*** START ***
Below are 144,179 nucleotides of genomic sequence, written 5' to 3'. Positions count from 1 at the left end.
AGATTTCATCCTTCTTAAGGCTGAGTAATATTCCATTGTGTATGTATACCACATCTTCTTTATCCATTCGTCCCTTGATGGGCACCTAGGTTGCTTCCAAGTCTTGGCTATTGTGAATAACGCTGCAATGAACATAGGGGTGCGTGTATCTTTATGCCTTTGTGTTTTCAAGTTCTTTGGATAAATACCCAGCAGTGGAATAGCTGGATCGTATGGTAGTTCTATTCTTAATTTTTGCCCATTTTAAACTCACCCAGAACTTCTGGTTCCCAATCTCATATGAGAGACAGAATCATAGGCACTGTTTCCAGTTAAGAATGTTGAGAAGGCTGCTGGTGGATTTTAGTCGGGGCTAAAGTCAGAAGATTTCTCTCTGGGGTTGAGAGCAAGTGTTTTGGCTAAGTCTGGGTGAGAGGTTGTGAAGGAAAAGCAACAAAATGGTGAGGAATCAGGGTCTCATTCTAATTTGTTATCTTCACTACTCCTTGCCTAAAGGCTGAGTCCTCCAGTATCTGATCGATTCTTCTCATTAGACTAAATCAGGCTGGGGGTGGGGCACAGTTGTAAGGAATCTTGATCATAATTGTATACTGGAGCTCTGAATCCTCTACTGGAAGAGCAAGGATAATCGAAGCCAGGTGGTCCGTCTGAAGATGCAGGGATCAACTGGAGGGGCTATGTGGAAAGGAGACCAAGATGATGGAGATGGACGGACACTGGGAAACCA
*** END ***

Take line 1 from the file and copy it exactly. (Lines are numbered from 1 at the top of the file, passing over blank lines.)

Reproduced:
Below are 144,179 nucleotides of genomic sequence, written 5' to 3'. Positions count from 1 at the left end.